In considering this quirky and delirious movie and book by Orson Welles, I am reminded of Winston’s Churchill’s quote about pre-war Russia: “It is a riddle, wrapped in a mystery, inside an enigma; but perhaps there is a key.” Arkadin tells the story of a rich man who tasks another with investigating his early life as he claims to be suffering from amnesia. We begin with a plane flying blind …
I submit this review for Bev’s 2014 Golden Age Vintage Mystery Challenge bingo; Katie’s 2014 Book to Movie Challenge at the Doing Dewey blog (for review links, click here); and Tuesday’s Overlooked Film meme hosted by Todd Mason over at Sweet Freedom.
“I watched this strange game of cops and robbers, as though I were solely a spectator, as though it was something I was seeing on the movies”
This is basically a simple story of an adventurer who tries to squeeze some money from one of the world’s wealthiest men via his daughter. But in the telling this became a globe-trotting fable of fallen heroes, not-so-innocent princesses and sad but dangerous ogres that on screen can be quite hard to follow but which on the page was more streamlined, more straightforward and actually quite compelling. But why all the confusion? Well, thereby hangs a tale …
“Van Stratten,” he said, with a heavy sigh. “It’s impossible for a man like you to realise what it is to have a conscience … and no memory at all … To be ashamed of something you can’t even remember …”
Also known in Europe as Confidential Report, any viewer’s reaction to this tale of dark deeds in post-war Europe will vary considerably depending on which version they get their hands on. This is because the Arkadin movie has been released in many, many different versions, either told (like the book) in a linear and strictly chronological fashion, or narrated in a fragmented flashback. The basic plot remains the same: Guy Van Stratten is an American adrift in Europe, making do as a small-time smuggler. One night he and his girlfriend Mily (the late Patricia Medina, later to be, in private life, Mrs Joseph Cotten) find Bracco, a small-time crook, on the dock dying after being literally stabbed in the back. Shortly before expiring the man whispers a secret into her ear. The killer is apprehended but Van Stratten gets arrested for illegally importing cigarettes. After getting out of jail he tracks down Mily, who tells him that the secret was two names: and one belonged to the rich and powerful Gregory Arkadin (Welles). Van Stratten tracks him down by charming his beloved daughter, Raina (played by Paola Mori, later Mrs Welles in private life, though her voice was ultimately dubbed by Billie Whitelaw). Arkadin, to get rid of her suitor, tasks Van Stratten with a job – to compile a report on himself, claiming to have no memory of any events prior to 1927.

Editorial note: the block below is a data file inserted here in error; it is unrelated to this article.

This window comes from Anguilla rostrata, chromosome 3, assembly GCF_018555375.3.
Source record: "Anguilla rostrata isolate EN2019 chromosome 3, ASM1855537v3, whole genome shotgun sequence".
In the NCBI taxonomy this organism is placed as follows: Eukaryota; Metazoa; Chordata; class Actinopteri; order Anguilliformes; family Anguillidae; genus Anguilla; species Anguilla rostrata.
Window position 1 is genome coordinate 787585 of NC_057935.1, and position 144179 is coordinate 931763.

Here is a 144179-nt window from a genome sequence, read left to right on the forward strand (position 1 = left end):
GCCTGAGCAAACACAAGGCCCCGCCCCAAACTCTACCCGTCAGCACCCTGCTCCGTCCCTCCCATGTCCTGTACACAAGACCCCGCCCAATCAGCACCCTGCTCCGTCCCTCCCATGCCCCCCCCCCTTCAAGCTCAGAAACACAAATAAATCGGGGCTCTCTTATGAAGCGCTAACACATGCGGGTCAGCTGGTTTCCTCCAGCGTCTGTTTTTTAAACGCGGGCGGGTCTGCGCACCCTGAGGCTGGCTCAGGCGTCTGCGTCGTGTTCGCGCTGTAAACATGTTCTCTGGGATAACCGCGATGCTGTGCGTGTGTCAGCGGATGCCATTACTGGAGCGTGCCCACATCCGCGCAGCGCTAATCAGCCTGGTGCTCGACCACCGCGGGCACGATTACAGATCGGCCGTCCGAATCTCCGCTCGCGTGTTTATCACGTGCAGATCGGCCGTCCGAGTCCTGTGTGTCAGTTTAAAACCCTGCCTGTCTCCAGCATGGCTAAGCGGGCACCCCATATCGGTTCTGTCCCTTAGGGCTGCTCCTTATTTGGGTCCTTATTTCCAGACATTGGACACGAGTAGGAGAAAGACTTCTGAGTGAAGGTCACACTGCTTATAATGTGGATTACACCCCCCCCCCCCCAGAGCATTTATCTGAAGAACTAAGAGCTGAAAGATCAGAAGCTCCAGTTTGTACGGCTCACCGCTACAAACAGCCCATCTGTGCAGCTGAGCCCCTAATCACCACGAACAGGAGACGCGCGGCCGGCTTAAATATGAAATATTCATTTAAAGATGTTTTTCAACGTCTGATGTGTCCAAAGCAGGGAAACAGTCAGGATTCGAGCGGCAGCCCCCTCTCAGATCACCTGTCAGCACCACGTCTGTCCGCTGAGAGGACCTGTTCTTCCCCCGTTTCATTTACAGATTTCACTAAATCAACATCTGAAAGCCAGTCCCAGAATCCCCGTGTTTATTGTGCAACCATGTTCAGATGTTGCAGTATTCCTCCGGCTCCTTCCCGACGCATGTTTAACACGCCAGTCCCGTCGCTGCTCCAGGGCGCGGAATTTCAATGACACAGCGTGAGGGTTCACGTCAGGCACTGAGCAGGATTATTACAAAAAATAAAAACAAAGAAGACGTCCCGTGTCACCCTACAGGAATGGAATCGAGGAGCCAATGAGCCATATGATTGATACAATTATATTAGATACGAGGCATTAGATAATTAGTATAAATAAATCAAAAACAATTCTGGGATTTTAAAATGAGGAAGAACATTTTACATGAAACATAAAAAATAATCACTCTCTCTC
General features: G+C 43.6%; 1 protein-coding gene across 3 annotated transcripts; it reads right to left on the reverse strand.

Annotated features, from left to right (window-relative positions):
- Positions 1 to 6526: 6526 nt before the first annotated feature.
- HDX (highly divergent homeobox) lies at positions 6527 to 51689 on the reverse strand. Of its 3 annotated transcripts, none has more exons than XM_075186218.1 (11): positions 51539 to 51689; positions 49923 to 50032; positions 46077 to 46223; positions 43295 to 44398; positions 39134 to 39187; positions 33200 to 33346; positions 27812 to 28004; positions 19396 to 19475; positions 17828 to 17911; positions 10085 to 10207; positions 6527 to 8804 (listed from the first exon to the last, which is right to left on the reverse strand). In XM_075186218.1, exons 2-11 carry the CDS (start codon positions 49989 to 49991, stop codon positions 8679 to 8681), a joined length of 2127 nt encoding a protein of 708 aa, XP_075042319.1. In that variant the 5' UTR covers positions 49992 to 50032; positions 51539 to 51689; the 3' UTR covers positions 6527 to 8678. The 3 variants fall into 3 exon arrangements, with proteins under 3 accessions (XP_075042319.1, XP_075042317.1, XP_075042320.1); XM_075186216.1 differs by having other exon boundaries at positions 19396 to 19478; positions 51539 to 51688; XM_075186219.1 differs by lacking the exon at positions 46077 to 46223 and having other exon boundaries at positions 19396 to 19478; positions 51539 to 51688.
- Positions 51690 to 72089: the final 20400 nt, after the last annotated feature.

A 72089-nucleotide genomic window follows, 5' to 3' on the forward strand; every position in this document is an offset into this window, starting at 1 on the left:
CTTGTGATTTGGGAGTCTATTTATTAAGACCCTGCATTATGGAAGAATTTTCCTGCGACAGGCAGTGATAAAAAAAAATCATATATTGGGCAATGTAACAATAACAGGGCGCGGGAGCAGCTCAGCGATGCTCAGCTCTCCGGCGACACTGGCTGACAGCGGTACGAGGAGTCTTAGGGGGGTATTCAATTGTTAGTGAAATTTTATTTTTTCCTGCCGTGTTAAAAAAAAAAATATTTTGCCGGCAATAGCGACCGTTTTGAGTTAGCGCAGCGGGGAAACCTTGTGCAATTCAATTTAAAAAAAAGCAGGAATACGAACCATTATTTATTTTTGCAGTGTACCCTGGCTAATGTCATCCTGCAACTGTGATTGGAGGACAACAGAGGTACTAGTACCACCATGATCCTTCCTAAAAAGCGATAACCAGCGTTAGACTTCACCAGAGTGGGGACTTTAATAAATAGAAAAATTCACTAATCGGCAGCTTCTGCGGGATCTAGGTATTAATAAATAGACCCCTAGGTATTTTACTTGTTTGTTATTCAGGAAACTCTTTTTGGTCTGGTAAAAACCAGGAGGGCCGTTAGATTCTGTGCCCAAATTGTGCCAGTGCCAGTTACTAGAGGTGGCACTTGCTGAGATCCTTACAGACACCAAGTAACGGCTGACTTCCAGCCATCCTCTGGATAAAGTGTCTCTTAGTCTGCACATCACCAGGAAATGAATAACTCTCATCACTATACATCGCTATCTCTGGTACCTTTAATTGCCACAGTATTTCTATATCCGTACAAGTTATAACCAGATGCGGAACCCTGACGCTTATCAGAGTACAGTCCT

“This is the real secret van Stratten. And you’re the only human I have ever told it to. I don’t know who I am.”
What follows plays like a pulp noir version of Citizen Kane as Van Stratten researches Arkadin’s shady past, travelling to Germany, Monte Carlo, France, Denmark, Switzerland, New York and Mexico, to interviews those who played a part in it – who then start being bumped off. Soon Van Stratten is also on the run after poor, sweet-but-dim Mily is also killed. The story in the film is mainly a series of interrelated vignettes as we meet some very eccentric characters (cue several star cameos) such as the Danish drug addict flea-circus owner played by Mischa Auer, a Dutch antique dealer (Michael Redgrave), a French black marketer (Peter Van Eyck), a Polish baroness (Suzanne Flon in English-language prints), a white slaver now living in Mexico (Katina Paxinou) and so on, travelling all over the globe in his quest – but all roads lead back to the imposing Spanish castle where Arkadin lives with his daughter. There is a sort of fairy tale atmosphere to this very tall tale, which certainly suits the baroque shooting style full of expressionist styling and extravagant camera moves.